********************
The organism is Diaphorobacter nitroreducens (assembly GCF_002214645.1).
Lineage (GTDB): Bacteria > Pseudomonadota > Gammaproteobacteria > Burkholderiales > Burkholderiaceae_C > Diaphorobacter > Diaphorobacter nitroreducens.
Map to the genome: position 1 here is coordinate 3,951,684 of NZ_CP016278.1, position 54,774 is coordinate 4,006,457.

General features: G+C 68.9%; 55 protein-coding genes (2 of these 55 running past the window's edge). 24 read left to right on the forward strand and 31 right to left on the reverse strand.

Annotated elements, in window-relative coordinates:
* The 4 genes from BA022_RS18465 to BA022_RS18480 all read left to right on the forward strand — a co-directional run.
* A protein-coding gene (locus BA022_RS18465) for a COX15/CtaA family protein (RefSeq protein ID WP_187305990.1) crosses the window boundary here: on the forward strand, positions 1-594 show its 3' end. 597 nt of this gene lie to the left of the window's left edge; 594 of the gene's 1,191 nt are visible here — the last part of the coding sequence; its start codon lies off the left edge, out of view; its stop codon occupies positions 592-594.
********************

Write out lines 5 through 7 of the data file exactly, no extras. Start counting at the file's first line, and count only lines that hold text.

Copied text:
Annotated elements, in window-relative coordinates:
* The 4 genes from BA022_RS18465 to BA022_RS18480 all read left to right on the forward strand — a co-directional run.
* A protein-coding gene (locus BA022_RS18465) for a COX15/CtaA family protein (RefSeq protein ID WP_187305990.1) crosses the window boundary here: on the forward strand, positions 1-594 show its 3' end. 597 nt of this gene lie to the left of the window's left edge; 594 of the gene's 1,191 nt are visible here — the last part of the coding sequence; its start codon lies off the left edge, out of view; its stop codon occupies positions 592-594.